In re Davis Family Heritage Trust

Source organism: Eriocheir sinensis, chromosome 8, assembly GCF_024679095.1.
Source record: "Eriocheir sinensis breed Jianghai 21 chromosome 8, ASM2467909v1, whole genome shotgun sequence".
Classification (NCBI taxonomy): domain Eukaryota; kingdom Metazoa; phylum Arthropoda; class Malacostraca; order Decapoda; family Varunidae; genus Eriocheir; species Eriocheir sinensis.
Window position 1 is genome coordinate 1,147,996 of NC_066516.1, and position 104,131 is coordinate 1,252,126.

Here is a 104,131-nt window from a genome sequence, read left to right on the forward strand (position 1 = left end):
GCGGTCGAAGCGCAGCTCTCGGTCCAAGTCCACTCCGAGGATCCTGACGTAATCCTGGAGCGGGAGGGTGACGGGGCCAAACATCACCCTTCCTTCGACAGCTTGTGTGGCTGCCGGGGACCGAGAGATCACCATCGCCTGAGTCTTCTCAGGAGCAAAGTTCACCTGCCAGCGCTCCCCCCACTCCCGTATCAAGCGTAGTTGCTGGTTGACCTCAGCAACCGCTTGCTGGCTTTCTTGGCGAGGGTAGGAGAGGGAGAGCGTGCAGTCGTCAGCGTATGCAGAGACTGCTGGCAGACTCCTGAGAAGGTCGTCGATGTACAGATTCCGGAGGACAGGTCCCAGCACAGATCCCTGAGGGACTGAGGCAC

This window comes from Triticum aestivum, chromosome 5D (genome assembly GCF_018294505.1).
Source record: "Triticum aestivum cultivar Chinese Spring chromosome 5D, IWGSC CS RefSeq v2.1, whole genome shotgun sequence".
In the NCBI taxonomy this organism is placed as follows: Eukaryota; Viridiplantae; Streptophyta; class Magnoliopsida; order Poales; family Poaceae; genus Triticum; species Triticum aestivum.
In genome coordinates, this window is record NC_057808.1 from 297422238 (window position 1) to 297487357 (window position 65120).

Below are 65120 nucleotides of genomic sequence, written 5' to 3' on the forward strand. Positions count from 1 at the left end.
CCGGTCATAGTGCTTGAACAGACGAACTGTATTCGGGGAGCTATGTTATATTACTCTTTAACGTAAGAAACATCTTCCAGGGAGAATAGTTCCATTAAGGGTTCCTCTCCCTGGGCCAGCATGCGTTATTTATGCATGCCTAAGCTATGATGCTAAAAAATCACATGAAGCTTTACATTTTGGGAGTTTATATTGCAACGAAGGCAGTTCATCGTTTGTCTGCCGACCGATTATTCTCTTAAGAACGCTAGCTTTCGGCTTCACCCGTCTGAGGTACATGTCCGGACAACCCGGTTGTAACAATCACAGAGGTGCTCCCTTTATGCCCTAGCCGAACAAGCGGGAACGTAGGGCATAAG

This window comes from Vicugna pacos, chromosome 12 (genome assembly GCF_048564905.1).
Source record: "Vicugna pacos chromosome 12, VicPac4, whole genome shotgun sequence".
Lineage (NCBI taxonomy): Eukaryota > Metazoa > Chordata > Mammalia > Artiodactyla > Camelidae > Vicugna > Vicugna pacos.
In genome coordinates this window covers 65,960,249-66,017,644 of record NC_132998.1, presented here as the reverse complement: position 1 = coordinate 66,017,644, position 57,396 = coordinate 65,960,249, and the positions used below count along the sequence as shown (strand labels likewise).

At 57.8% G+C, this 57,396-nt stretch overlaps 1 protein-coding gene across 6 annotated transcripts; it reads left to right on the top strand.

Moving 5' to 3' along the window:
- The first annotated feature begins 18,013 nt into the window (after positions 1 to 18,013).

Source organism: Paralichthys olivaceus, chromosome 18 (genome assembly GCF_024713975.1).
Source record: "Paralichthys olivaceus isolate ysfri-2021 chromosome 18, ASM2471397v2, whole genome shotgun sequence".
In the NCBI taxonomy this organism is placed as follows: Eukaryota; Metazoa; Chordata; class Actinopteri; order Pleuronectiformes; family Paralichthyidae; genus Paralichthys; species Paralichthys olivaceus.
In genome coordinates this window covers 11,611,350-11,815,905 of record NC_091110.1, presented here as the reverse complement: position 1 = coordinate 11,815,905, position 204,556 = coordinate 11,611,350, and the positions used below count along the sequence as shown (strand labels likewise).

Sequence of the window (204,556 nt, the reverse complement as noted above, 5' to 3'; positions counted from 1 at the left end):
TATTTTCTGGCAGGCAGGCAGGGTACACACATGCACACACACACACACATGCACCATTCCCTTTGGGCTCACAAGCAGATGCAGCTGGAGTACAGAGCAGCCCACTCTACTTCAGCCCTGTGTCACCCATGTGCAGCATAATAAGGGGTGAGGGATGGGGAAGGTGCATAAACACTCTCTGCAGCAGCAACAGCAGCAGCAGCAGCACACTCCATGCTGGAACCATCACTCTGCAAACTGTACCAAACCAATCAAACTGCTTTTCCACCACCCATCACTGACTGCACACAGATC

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133 Nev., Advance Opinion 21.49 IN THE SUPREME COURT OF THE STATE OF NEVADA IN THE MATTER OF THE BEATRICE B. DAVIS FAMILY HERITAGE TRUST, DATED JULY 28, 2000, AS AMENDED ON FEBRUARY 24,2014. CHRISTOPHER D. DAVIS, Appellant, vs. CAROLINE DAVIS; DUNHAM TRUST COMPANY; STEPHEN K. LEHNARDT; TARJA DAVIS; WINFIELD B. DAVIS; ACE DAVIS; AND FHT HOLDINGS, LLC, A NEVADA LIMITED LIABILITY COMPANY, Respondents. CHRISTOPHER D. DAVIS, Petitioner, vs. THE EIGHTH JUDICIAL DISTRICT COURT OF THE STATE OF NEVADA, IN AND FOR THE COUNTY OF CLARK; AND THE HONORABLE GLORIA STURMAN, DISTRICT JUDGE, Respondents, and CAROLINE DAVIS, Real Party in Interest. No. 68542 MAY 2 2017 BY No. 68948 Petition for rehearing of an en banc opinion in a consolidated appeal from an order confirming appointment of a trustee and original petition for a writ of prohibition or mandamus in a trust matter. Eighth Judicial District Court, Clark County; Gloria Sturman, Judge. SUPREME COURT OF NEVADA (0) 1947A e 11 - )1i\5 Petition for rehearing granted; appeal dismissed; writ petition denied. Goodsell & Olsen and Michael A. Olsen and Thomas R. Grover, Las Vegas, for Christopher D. Davis. Solomon Dwiggins & Freer, Ltd., and Joshua M. Hood and Mark A. Solomon, Las Vegas, for Caroline Davis. Lee, Hernandez, Landrum, Garofalo and Charlene N. Renwick, Las Vegas, for Dunham Trust Company. Clear Counsel Law Group and Jonathan W. Barlow, Henderson, for Stephen K. Lehnardt, FHT Holdings, LLC, Las Vegas, in Pro Se. Ace Davis, Wakayama, Japan, in Pro Se. Tarja Davis, Los Angeles, California, in Pro Se. Winfield B. Davis, Wakayama, Japan, in Pro Se. BEFORE THE COURT EN BANC.' 'The Honorable Lidia S. Stiglich, Justice, did not participate in the decision of this matter. SUPREME COURT OF NEVADA (13) 1947A ce 2 OPINION By the Court, GIBBONS, J.: On January 26, 2017, this court issued an opinion examining a district court order accepting jurisdiction over a trust with a situs in Nevada and finding personal jurisdiction over an investment trust adviser (ITA). We ultimately dismissed appellant Christopher Davis' appeal and denied his original writ petition. We now grant Christopher's petition for rehearing to clarify an issue in the prior opinion: whether accepting a role as an ITA pursuant to NRS 163.5555 constitutes sufficient minimum contacts with Nevada to give rise to specific personal jurisdiction. We thus withdraw the January 26 opinion and issue this opinion in its place. In this appeal and petition, we are asked to interpret (1) whether NRS 155.190(1)(h) grants this court appellate jurisdiction over all matters in an order instructing or appointing the trustee or if the statute only grants this court appellate jurisdiction over the instruction or appointment of the trustee, and (2) whether Nevada courts may exercise specific personal jurisdiction over persons accepting a position as an ITA in Nevada under NRS 163.5555. We conclude (1) NRS 155.190(1)(h) only grants this court appellate jurisdiction over the portion of an appealed order instructing or appointing a trustee, and (2) Nevada courts may exercise specific personal jurisdiction over persons accepting a position as an ITA under NRS 163.5555 should a suit arise out of a decision or action done while acting as an ITA. Accordingly, we dismiss Christopher Davis' appeal and deny his writ petition. FACTS AND PROCEDURAL HISTORY On July 28, 2000, Beatrice Davis, a Missouri resident, established the Beatrice B. Davis Family Heritage Trust (the FHT), under SUPREME COURT OF NEVADA (0) 1947A 3 Alaska law, with the trust situs in the state of Alaska. The FHT was initially funded with a $35 million life insurance policy. Beatrice Davis died in January 2012. On October 30, 2013, the trustee, Alaska USA Trust Company (AUTC), sent a letter of resignation indicating that its resignation would become official on December 5, 2013, or upon the appointment of a new trustee, whichever was earlier. On February 24, 2014, the trust protector executed the first amendment to the FHT, which transferred the trust situs to the state of Nevada and appointed appellant/petitioner Christopher Davis, Beatrice Davis' son, as the investment trust adviser (ITA). At the same time, AUTC signed a letter acknowledging that it was currently serving as trustee and agreeing to the transfer of situs and the appointment of the Dunham Trust Company (DTC) as the successor trustee. 2 Thereafter, the FHT created a Nevada limited liability corporation (FHT Holdings) and appointed Christopher as the sole manager. On August 26, 2014, respondent and real party in interest Caroline Davis, Christopher's sister and a beneficiary of the FHT, requested information related to the activities of the FHT and FHT Holdings. When Christopher failed to produce the information in his role as the ITA and manager of FHT Holdings, Caroline filed a petition for the district court to assume jurisdiction over the FHT. The district court Despite the lapse in time between AUTC's resignation and the execution of the first amendment, we conclude the parties consented to the transfer of the FHT's situs from Alaska to Nevada. 2 SUPREME COURT OF NEVADA (0) 1947A e 4 issued an order assuming jurisdiction over the FHT under a constructive trust theory, assuming jurisdiction over Christopher as ITA, and confirming DTC as trustee. Christopher filed a notice of appeal. Thereafter, Caroline filed a motion to amend or modify the initial order, and the district court later certified its intent that, if remanded, it would assume jurisdiction over the FHT and Christopher as the ITA. Christopher then filed an emergency writ petition. This court issued an order remanding the appeal to the district court to amend its order. On December 31, 2015, the district court issued an amended order, which clarified that in its initial order it assumed jurisdiction over the FHT and found that, because the first amendment was properly executed, the trust situs is in Nevada. The amended order assumed jurisdiction over the FHT under NRS 164.010, found that the court had personal jurisdiction over Christopher as ITA and as the manager of FHT Holdings, and confirmed DTC's appointment as trustee and Christopher's appointment as ITA. Finally, the amended order required Christopher to produce the requested documents and all the information in his possession, custody, or control as the ITA and manager of FHT Holdings. DISCUSSION Christopher challenges the district court's exercise of jurisdiction over him under NRS 163.5555 through both his appeal and writ petition. In his appeal, we must interpret NRS 155.190(1)(h), the statute on which Christopher bases his appeal, to determine whether we have jurisdiction to consider the issues that Christopher raises in his appeal. In his writ petition, we interpret NRS 163.5555's grant of personal jurisdiction over ITAs. This court reviews questions of statutory interpretation de novo. Zohar v. Zbiegien, 130 Nev., Adv. Op. 74, 334 P.3d 402, 405 (2014). SUPREME COURT OF NEVADA (0) 1947A en 5 Christopher's appeal of the district court's order assuming jurisdiction over the FHT and over Christopher is beyond the scope of NRS 155.190(1)(h) First, we consider the scope of our jurisdiction in an appeal from an order instructing or appointing a trustee under NRS 155.190(1)(h). Christopher argues that, in addition to considering the district court's confirmation of DTC as trustee in the amended order, in an appeal under NRS 155.190(1)(h), we may also consider other issues addressed in the order: here, the district court's assumption of jurisdiction over the FHT and over Christopher as the ITA and as a manager of FHT Holdings, and its order directing Christopher to make the requested disclosures. We disagree. NRS 155.190(1)(h) provides that "an appeal may be taken to the appellate court of competent jurisdiction. . . within 30 days after the notice of entry of an order: . . . fiJnstructing or appointing a trustee." This court has not yet addressed whether an appeal under NRS 155.190(1)(h) grants this court jurisdiction over all matters included in an order that instructs or appoints a trustee or if such an appeal grants this court jurisdiction only over the instruction or appointment of the trustee. Based on a plain reading of NRS 155.190(1)(h), we conclude that nothing in NRS 155.190(1)(h) expressly grants this court the authority to address the district court's findings of fact or conclusions of law beyond the instruction or appointment of a trustee. In his appeal, Christopher argues that the district court erred in assuming jurisdiction over the trust and over Christopher, and erred in its order directing Christopher to make the requested disclosures. We conclude that such matters are beyond the scope of our appellate jurisdiction under NRS 155.190(1)(h). Bergenfield v. BAG Home Loans Servicing, LP, See 131 Nev., Adv. Op. 68, 354 13 .3d 1282, 1283 (2015) ("This court's appellate jurisdiction is limited to SUPREME COURT OF NEVADA (0) 194Th 6 appeals authorized by statute or court rule."). Therefore, Christopher's appeal is dismissed. Christopher's writ petition is denied because Christopher accepted a position as an ITA and therefore submitted to personal jurisdiction in Nevada under NRS 163.5555 Next, we consider Christopher's writ petition, challenging whether a person accepting an appointment as a trust adviser under NRS 163.5555 submits to personal jurisdiction in Nevada. Christopher contends that the district court's exercise of jurisdiction over him as ITA is an abuse of discretion warranting extraordinary writ relief.' This court has original jurisdiction to issue writs of mandamus. Nev. Const. art. 6, § 4. "A writ of mandamus is available to compel the performance of an act that the law requires or to control an arbitrary or capricious exercise of discretion." Las Vegas Sands Corp. v. Eighth Judicial Dist. Court, 130 Nev., Adv. Op. 61, 331 P.3d 876, 878 (2014); see also NRS 34.160. A writ of prohibition, in turn, may be available "when the district court exceeds its jurisdiction." Las Vegas Sands, 130 Nev., Adv. Op. 61, 331 P.3d at 878; see also NRS 34.320. "Neither form of relief is available when an adequate and speedy legal remedy exists." Aspen Fin. Servs., Inc. v. Eighth Judicial Dist. Court, 128 Nev. 635, 639, 289 P.3d 201, 204 (2012). However, even if an adequate legal remedy exists, this court will consider a writ petition if an important 3 Christopher also argues Caroline's mailed notice under NRS 155.010 did not comport with due process. We disagree and conclude Christopher was properly served. We also conclude that the district court's conclusion that it had personal jurisdiction over Christopher as manager of FTC Holdings was not in error. SUPREME COURT OF NEVADA 7 (0) 1947A e issue of law needs clarification. See Diaz v. Eighth Judicial Dist. Court, 116 Nev. 88, 93, 993 P.2d 50, 54 (2000). We have not previously interpreted NRS 163.5555 and conclude this is an important issue of law in need of clarification. Accordingly, we exercise our discretion to consider this issue in Christopher's writ petition. Christopher argues that the district court may not exercise personal jurisdiction over him because, despite accepting a position as an ITA for a trust with a situs in Nevada, he is a nonresident and doing so would offend traditional notions of fair play and substantial justice. We disagree. NRS 163.5555 provides: If a person accepts an appointment to serve as a trust protector or a trust adviser of a trust subject to the laws of this State, the person submits to the jurisdiction of the courts of this State, regardless of any term to the contrary in an agreement or instrument. A trust protector or a trust adviser may be made a party to an action or proceeding arising out of a decision or action of the trust protector or trust adviser. 4 An exercise of personal "fflurisdiction over a nonresident defendant is proper only if the plaintiff shows that the exercise of jurisdiction satisfies the requirements of Nevada's long-arm statute and does not offend principles of due process." Viega GmbH v. Eighth Judicial 4 Christopher argues the second sentence of the statute grants only in rem jurisdiction over an ITA. We disagree. We conclude that, when read in its entirety, the statute grants courts in personam jurisdiction over a nonresident ITA, subject to the rigors of minimum contacts analysis. SUPREME COURT OF NEVADA (0) 1947A eo 8 Dist. Court, 130 Nev., Adv. Op. 40, 328 P.3d 1152, 1156 (2014). NRS 14.065, Nevada's long-arm statute, "reaches the constitutional limits of due process under the Fourteenth Amendment, which requires that the [nonresident] defendant have such minimum contacts with the state that the [nonresident] defendant could reasonably anticipate being haled into court [in Nevada], thereby complying with traditional notions of fair play and substantial justice." Id. (internal quotation marks omitted). "Due process requirements are satisfied if the nonresident defendants' contacts [with Nevada] are sufficient to obtain either (1) general jurisdiction, or (2) specific personal jurisdiction and it is reasonable to subject the nonresident defendants to suit here." Id. "A court may exercise general jurisdiction over a [nonresident defendant] when its contacts with the forum state are so continuous and systematic as to render [the defendant] essentially at home in the forum State." Fulbright & Jaworski LLP v. Eighth Judicial Dist. Court, 131 Nev., Adv. Op. 5, 342 P.3d 997, 1001-02 (2015) (alteration in original) (internal quotation marks omitted). General jurisdiction analysis "calls for an appraisal of a [defendant's] activities in their entirety, nationwide and worldwide." Id. at 1002 (alteration in original) (quoting Daimler AG v. Bauman, 571 U.S. , n.20, 134 S. Ct. 746, 762 n.20 (2014)). "Unlike general jurisdiction, specific jurisdiction is proper only where the cause of action arises from the defendant's contacts with the forum." Id. (internal quotation marks omitted). More specifically, in order for Nevada courts to exercise specific personal jurisdiction over a nonresident defendant, [t]he defendant must purposefully avail himself of the privilege of acting in [Nevada] or of causing SUPREME COURT OF NEVADA (01 1947A se 9 important consequences in [Nevada]. The cause of action must arise from the consequences in the forum state of the defendant's activities, and those activities, or the consequences thereof, must have a substantial enough connection with [Nevada] to make the exercise of jurisdiction over the defendant reasonable. Consipio Holding, BV v. Carlberg, 128 Nev. 454, 458, 282 P.3d 751, 755 (2012) (first alteration in original) (quoting Jarstad v. Nat'l Farmers Union Prop. & Gas. Co., 92 Nev. 380, 387, 552 P.2d 49, 53 (1976)). We conclude Nevada courts may exercise specific personal jurisdiction over persons accepting a position as an ITA in Nevada should the suit "arise[ ] out of a decision or actionS of the trust protector or trust adviser." NRS 163.5555. Accepting a role as an ITA manifests a defendant's purposeful availment of the privilege of acting in Nevada; where, as here, a suit arises out of a nonresident defendant's role as an ITA, the exercise of specific personal jurisdiction would satisfy the requirements of Nevada's long-arm statute, as well as traditional notions of fair play and substantial justice. Accordingly, we deny Christopher's writ petition. CONCLUSION We conclude that (1) NRS 155.190(1)(h) only grants this court appellate jurisdiction over the instruction or appointment of a trustee, and (2) Nevada courts may exercise specific personal jurisdiction over a person accepting a position as an ITA under NRS 163.5555 should the suit arise SUPREME COURT OF NEVADA 10 (0) 1947A out of a decision or action of that ITA. Therefore, we dismiss Christopher's appeal and deny his writ petition. Gibbons We concur: Ckgandll, C J Cherry J. Douglas Pickering /1„frgA Hardesty C") J. J. Parraguirre SUPREME COURT OF NEVADA (0) I947A 11